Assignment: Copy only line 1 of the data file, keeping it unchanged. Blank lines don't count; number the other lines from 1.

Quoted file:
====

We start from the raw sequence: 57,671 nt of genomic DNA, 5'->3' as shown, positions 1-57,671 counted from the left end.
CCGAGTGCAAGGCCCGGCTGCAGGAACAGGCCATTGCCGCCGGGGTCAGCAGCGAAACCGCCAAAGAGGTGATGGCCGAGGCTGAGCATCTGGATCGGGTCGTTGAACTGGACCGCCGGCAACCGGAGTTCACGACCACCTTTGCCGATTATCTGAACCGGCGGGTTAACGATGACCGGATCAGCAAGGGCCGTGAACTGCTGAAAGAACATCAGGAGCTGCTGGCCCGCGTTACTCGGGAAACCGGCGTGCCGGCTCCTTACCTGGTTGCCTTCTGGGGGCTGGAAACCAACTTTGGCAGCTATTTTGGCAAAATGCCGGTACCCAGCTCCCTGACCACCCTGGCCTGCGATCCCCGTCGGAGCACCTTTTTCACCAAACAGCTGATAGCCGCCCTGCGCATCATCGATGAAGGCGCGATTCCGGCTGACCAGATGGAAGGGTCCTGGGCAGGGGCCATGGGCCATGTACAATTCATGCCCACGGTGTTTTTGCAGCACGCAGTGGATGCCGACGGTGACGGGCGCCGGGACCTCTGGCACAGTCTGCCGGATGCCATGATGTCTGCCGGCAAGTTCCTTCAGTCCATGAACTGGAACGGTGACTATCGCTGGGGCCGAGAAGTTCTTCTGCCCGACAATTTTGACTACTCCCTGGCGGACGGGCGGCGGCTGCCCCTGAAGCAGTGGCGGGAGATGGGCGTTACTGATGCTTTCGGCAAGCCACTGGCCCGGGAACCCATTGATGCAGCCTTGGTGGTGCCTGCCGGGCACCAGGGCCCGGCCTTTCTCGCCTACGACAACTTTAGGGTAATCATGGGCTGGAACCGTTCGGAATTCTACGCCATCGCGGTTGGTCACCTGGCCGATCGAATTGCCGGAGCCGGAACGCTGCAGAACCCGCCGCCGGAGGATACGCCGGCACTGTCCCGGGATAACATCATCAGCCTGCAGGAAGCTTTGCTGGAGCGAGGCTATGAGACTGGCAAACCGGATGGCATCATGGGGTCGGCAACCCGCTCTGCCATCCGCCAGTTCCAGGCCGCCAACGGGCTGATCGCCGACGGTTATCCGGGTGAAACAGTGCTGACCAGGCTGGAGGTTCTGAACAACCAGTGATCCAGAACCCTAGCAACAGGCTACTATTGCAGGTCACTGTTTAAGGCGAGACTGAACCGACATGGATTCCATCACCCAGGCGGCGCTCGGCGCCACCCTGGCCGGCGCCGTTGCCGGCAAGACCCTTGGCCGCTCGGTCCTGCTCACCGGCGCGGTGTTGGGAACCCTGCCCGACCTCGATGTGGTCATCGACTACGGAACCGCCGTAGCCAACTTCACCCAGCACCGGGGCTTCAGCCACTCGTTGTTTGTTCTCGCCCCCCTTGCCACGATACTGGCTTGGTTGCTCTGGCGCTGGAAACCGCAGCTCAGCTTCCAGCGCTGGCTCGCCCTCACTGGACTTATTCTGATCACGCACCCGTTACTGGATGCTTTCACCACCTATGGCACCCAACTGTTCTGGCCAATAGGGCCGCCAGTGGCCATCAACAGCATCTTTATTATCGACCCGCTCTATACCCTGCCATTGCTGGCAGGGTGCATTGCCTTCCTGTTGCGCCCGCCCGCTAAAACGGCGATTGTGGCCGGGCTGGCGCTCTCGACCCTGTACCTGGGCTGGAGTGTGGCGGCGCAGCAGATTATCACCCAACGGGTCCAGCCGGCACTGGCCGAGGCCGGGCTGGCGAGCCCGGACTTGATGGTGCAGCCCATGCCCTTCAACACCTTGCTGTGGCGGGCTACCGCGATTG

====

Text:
We start from the raw sequence: 57,671 nt of genomic DNA, 5'->3' as shown, positions 1-57,671 counted from the left end.